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You’ve likely heard of attorney-client privilege, but how does it work exactly, particularly after a car accident?

What is Attorney-Client Privilege?

Attorney-client privilege is a rule that allows clients to openly share information with their lawyer without worrying that the lawyer will then turn around and re-share that information with someone else. The rule also prevents lawyers from testifying about or being forced to testify about their client’s statements.

Attorneys owe their clients a duty of confidentiality, which means that they can’t discuss information related to your case with others—including law enforcement officials or the courts—without your written permission. They must keep most all information related to you and your case private.

Therefore, you can feel free to discuss everything about your case with your lawyer, which can help him or her gather the evidence needed to win your case.

When Does Attorney-Client Privilege Apply?

In general, the attorney-client privilege applies when a prospective or current client speaks to a lawyer to obtain legal advice. The moment that you connect with an attorney who may represent you in a case, conversations and other communications (email, phone calls, letters, text messages, etc.) are generally protected if they satisfy four criteria:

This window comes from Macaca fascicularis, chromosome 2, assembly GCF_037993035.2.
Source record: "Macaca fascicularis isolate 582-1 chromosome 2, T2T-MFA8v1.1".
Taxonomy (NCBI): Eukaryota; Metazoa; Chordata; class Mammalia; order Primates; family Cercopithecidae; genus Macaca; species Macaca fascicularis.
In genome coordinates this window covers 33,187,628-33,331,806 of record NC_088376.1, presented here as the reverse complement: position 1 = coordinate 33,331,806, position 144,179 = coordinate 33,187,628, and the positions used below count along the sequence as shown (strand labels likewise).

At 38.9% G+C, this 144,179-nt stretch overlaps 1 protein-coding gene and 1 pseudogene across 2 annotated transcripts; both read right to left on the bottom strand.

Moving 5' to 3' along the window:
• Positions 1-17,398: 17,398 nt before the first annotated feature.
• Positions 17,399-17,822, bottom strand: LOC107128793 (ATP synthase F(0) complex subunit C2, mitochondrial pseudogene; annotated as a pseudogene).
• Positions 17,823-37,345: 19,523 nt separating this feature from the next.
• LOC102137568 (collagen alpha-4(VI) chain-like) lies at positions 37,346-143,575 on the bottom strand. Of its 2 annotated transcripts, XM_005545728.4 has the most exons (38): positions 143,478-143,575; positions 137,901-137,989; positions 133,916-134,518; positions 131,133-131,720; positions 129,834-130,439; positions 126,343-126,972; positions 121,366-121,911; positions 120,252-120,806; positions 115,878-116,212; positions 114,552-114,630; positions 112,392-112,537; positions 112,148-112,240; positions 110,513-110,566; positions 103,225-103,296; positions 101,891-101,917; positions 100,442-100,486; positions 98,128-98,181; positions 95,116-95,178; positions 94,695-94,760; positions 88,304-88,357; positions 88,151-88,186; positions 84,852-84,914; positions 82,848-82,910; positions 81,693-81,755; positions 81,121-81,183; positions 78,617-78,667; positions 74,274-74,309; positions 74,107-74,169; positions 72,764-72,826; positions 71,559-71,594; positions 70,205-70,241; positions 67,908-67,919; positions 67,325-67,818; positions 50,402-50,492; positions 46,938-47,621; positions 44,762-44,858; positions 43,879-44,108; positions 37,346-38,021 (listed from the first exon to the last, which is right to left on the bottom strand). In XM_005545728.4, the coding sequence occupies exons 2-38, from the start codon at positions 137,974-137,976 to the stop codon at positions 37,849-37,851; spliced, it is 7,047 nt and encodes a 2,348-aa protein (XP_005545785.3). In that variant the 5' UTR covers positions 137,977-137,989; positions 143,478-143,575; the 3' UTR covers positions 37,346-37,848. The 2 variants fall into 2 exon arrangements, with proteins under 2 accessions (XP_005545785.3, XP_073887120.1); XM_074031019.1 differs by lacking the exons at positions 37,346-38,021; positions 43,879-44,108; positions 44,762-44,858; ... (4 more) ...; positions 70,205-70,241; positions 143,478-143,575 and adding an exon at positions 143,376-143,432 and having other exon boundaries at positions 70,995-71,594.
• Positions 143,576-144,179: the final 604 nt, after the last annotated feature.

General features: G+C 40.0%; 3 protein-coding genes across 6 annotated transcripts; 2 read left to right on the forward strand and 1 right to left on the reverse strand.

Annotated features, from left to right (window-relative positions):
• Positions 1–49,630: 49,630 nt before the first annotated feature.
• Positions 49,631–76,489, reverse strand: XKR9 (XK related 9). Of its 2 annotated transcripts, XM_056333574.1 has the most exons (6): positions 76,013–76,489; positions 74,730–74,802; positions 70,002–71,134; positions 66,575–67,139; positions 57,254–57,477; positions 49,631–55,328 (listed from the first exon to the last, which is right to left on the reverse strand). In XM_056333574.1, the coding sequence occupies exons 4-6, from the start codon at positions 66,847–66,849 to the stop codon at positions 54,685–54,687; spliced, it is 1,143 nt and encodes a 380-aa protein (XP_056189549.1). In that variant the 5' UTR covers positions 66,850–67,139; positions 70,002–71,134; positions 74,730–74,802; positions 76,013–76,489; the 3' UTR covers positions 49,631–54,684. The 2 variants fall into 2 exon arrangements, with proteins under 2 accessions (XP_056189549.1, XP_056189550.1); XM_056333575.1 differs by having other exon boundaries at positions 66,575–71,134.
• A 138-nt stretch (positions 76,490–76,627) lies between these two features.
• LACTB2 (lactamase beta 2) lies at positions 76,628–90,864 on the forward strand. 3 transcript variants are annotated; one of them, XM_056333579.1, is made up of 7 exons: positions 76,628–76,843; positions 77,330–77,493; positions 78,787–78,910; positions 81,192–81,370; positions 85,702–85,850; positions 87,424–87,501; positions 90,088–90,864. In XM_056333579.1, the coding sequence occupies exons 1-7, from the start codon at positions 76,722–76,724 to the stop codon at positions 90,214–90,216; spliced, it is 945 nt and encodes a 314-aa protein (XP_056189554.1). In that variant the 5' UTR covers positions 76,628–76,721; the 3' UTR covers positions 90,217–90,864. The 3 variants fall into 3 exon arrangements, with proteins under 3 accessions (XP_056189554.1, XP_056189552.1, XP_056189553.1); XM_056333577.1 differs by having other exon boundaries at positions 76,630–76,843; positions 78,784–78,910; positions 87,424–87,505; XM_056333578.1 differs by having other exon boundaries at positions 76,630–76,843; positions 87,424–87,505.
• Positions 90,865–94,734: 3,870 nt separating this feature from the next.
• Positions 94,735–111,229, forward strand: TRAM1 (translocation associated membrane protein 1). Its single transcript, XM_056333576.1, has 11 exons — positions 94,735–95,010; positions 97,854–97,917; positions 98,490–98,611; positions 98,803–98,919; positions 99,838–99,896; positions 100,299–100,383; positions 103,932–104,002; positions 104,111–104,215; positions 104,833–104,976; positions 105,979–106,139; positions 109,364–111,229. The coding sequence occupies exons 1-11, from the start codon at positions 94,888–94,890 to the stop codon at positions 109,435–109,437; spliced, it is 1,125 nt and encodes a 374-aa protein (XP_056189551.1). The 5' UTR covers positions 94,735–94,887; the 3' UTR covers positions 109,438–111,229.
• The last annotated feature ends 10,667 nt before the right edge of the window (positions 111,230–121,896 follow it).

1. You have an attorney-client relationship with your lawyer.
  2. Your lawyer was acting in his or her professional capacity when communicating with you. (In other words, you weren’t just two pals chatting over a barbeque.)
  3. You were talking to your lawyer to obtain legal advice.
  4. You expected that the communication would be kept confidential.

The privilege stays in effect after a claim is resolved, even if the client dies during the legal proceedings.

Are There Exceptions to the Attorney-Client Privilege?

There are some exceptions to the general rule. These include, but are not limited to, the following:

  • The attorney is legally required to reveal fraud or attempts at fraud.
  • The client seeks legal counsel for the sole purpose of committing a crime.

There are some other circumstances where the information may get out to other parties. For example, if you speak to your lawyer in public, for instance, and someone else overhears your conversation, that person may reveal the information, and your lawyer can do nothing about it.

If you repeat your conversation with your lawyer to a third party, that person, too, may later reveal what they heard. So it’s important to keep your communications private.

Finally, keep in mind that anything you post to social media is not covered by the attorney-client privilege. Sending emails from your work email address could also be risky—it’s better to send them from your personal account.

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